Dr David Mackereth’s 26-year medical career hasn’t been jeopardised by endless, gruelling, night shifts.
Nor have the life and death decisions he has made on NHS emergency wards for decades put him off his profession.
It was, in the end, his response to an instruction in a nondescript training room that has left his future hanging in the balance.
After being offered a job as a medical assessor for the Department for Work and Pensions (DWP), David was told to refer to those seeking disability allowance as whatever gender they requested.
So, should a man have walked into his office claiming he was a woman, he would need to be treated as such, and described in any correspondence with the pronoun ‘she’ not ‘he’.
In an age in which the Government and the NHS are subjecting transgender issues to ever greater scrutiny, it was an edict that David had been dreading — and one the 55-year-old was unwilling to obey.
‘As a Christian, I believe gender is determined biologically and genetically,’ he says.
He was also very aware that expressing such a belief would be likely to end his career.
‘I was scared, really frightened,’ he admits. ‘I knew it could be the end of my work as a doctor, but I could not live with myself if I didn’t speak up. It would be dishonest — and I didn’t want to live a lie.’
Sure enough, his contract with the DWP was swiftly terminated on the grounds that his refusal to use the preferred pronouns of people who identify as the opposite gender could be considered harassment as defined by the 2010 Equality Act.Three weeks on, he is in little doubt that his career is over.
‘I can’t get a job with any other Government department — doors will be slammed in my face — and I don’t think the NHS will employ me again,’ he says.
‘I am hurt, but relieved I said what I said, because I believe with all my heart that God made us male and female and that I should be allowed to believe this.’
His strong opinions on one of the most divisive subjects of our times are, he insists, not the only issue here. What is also at stake is our right to say what we think without risking our jobs.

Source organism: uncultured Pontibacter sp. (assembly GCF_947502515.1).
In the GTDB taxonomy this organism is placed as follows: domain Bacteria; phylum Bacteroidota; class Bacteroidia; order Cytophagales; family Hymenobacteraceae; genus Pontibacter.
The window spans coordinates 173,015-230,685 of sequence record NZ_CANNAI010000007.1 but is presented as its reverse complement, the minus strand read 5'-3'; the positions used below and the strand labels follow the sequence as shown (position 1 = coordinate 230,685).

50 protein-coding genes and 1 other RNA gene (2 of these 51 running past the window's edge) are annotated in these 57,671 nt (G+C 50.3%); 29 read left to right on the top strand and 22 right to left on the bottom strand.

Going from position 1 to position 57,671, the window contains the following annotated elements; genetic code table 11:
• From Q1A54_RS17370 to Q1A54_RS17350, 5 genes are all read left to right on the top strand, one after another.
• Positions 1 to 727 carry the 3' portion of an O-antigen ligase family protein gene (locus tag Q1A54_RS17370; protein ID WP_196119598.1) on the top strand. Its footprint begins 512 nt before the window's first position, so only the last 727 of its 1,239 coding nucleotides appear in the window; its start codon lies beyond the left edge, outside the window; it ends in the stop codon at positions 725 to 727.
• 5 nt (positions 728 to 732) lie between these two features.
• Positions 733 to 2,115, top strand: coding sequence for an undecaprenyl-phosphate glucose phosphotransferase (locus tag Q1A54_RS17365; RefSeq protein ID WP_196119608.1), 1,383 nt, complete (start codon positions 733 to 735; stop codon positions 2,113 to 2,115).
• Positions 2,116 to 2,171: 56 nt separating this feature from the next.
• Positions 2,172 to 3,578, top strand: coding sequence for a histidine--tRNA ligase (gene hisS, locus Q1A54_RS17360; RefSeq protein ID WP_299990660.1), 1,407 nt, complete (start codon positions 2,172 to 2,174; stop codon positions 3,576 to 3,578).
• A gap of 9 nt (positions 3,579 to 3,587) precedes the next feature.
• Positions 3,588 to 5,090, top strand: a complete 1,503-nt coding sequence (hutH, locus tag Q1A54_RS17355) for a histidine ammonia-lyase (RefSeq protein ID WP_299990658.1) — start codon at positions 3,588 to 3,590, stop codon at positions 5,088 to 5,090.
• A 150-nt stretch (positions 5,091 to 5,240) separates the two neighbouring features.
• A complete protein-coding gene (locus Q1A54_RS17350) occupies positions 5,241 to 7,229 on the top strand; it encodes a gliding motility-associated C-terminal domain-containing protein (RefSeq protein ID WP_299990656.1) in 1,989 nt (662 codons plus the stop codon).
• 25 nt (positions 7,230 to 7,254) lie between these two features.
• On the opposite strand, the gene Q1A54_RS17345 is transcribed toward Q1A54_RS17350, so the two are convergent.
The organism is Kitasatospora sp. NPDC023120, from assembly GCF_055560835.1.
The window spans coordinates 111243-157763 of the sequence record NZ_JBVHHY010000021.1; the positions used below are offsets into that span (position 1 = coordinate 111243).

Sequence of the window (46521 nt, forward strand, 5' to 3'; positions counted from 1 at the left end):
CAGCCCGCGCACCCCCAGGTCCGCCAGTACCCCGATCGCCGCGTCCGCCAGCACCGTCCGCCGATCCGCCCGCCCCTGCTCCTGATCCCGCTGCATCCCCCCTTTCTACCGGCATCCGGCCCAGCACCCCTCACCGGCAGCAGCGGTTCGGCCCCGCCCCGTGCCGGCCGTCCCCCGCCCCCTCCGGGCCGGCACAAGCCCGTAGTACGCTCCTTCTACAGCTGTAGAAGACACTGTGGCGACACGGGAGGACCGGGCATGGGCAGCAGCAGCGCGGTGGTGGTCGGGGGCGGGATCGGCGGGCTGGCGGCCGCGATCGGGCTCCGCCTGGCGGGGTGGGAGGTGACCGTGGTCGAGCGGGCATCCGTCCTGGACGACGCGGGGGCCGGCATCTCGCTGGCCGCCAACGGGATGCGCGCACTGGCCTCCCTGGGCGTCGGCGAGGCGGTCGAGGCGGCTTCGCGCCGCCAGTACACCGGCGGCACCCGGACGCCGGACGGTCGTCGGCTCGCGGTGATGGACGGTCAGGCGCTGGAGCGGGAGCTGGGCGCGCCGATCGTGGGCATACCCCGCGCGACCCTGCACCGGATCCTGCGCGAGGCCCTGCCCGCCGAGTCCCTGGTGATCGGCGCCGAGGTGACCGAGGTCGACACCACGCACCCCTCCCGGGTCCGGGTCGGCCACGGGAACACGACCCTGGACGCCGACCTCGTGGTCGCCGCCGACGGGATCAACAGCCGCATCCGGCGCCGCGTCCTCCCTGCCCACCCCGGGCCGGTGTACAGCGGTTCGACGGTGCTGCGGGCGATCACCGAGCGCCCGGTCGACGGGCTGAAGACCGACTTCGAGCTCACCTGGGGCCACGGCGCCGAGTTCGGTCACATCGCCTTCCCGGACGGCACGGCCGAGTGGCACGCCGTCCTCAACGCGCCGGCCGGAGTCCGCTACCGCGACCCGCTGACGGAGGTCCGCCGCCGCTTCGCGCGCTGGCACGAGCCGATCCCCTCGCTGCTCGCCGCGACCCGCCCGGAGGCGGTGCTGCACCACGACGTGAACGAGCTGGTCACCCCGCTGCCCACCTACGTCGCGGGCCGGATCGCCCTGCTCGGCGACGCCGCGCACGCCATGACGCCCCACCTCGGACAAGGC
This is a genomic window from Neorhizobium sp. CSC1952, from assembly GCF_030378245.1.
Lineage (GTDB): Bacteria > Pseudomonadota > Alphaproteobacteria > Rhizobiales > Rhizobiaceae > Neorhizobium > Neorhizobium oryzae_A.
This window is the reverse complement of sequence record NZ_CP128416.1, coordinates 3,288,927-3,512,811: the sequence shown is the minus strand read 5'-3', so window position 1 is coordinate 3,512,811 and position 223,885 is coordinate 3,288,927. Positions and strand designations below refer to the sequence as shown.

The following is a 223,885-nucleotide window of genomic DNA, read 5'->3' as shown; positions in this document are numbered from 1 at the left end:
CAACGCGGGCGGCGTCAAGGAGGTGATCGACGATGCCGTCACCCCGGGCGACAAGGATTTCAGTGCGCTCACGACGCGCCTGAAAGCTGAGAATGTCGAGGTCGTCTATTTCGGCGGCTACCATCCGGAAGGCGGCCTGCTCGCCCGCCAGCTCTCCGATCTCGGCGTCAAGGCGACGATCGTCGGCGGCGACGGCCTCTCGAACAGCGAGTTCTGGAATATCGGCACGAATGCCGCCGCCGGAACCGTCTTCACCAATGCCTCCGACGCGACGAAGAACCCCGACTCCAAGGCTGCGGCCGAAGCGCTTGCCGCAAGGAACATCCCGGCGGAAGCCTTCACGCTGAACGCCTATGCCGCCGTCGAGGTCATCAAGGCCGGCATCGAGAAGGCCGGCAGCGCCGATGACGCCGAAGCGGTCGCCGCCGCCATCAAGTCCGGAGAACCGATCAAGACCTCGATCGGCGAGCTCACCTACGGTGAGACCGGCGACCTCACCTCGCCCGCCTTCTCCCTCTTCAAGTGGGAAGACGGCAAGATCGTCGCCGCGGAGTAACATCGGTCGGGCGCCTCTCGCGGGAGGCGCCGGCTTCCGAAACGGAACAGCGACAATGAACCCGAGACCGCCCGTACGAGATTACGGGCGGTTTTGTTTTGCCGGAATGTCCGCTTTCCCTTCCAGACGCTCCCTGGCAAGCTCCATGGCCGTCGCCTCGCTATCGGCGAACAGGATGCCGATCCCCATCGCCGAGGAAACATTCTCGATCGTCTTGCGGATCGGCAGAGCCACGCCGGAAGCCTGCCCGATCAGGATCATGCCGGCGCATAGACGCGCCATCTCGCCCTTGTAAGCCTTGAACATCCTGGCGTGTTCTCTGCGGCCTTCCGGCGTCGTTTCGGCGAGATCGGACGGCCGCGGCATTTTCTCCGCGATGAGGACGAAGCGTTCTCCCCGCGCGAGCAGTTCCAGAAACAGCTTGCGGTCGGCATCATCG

‘It is not a question of whether we agree or disagree but whether we are free to say so,’ he says.
‘I’m not out to upset anyone. I care deeply about transgender people. But we must be able to say what we think, and defend what we believe in a non-combative way. Otherwise we will turn into a dictatorial state in which we are all enslaved.’
An unassuming man who relaxes by reading history books and growing tomatoes in his garden in Dudley, West Midlands, David has emerged as an unlikely figurehead for freedom of speech since his ordeal made the news this week.
He fiercely guards his privacy, refusing to divulge any information about his wife and four adult children. He admits he is terrified his unfashionable views may result in him being ‘lynched’.
Perhaps he has good reason to be nervous, given our censorious age in which anyone who dares to deviate from the fashionable consensus that gender is a social construct, not a biological fact, risks being demonised.
Since transgender rights have come to the forefront of public discourse, David says among NHS colleagues a ‘climate of fear’ has emerged regarding new protocols.
Doctors, for example, are now advised by the British Medical Association to use the term ‘pregnant people’ to avoid causing offence to transgender individuals. And, from next year, Government guidelines could require GPs to ask patients’ sexual orientation before each appointment to avoid discrimination.
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Source: Daily Mail